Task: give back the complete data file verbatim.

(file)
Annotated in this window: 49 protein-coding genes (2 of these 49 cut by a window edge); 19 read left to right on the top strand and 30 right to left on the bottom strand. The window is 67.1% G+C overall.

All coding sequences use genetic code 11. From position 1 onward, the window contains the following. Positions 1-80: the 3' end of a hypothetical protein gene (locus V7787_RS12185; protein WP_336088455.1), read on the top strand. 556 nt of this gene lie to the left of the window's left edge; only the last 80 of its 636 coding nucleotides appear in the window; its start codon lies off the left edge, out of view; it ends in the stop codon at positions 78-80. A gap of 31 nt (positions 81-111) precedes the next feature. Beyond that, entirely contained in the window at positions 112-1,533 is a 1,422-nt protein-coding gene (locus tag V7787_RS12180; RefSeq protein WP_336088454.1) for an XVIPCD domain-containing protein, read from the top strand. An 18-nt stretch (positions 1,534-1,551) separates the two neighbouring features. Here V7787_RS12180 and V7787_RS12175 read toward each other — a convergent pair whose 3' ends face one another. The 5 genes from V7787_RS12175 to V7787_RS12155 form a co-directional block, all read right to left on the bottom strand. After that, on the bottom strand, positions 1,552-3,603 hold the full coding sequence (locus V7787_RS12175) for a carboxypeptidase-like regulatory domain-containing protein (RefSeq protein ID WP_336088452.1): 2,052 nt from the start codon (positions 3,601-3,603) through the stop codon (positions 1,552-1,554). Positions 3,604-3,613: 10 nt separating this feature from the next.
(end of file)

Annotated in this window: 49 protein-coding genes (2 of these 49 cut by a window edge); 19 read left to right on the top strand and 30 right to left on the bottom strand. The window is 67.1% G+C overall.

All coding sequences use genetic code 11. From position 1 onward, the window contains the following. Positions 1-80: the 3' end of a hypothetical protein gene (locus V7787_RS12185; protein WP_336088455.1), read on the top strand. 556 nt of this gene lie to the left of the window's left edge; only the last 80 of its 636 coding nucleotides appear in the window; its start codon lies off the left edge, out of view; it ends in the stop codon at positions 78-80. A gap of 31 nt (positions 81-111) precedes the next feature. Beyond that, entirely contained in the window at positions 112-1,533 is a 1,422-nt protein-coding gene (locus tag V7787_RS12180; RefSeq protein WP_336088454.1) for an XVIPCD domain-containing protein, read from the top strand. An 18-nt stretch (positions 1,534-1,551) separates the two neighbouring features. Here V7787_RS12180 and V7787_RS12175 read toward each other — a convergent pair whose 3' ends face one another. The 5 genes from V7787_RS12175 to V7787_RS12155 form a co-directional block, all read right to left on the bottom strand. After that, on the bottom strand, positions 1,552-3,603 hold the full coding sequence (locus V7787_RS12175) for a carboxypeptidase-like regulatory domain-containing protein (RefSeq protein ID WP_336088452.1): 2,052 nt from the start codon (positions 3,601-3,603) through the stop codon (positions 1,552-1,554). Positions 3,604-3,613: 10 nt separating this feature from the next.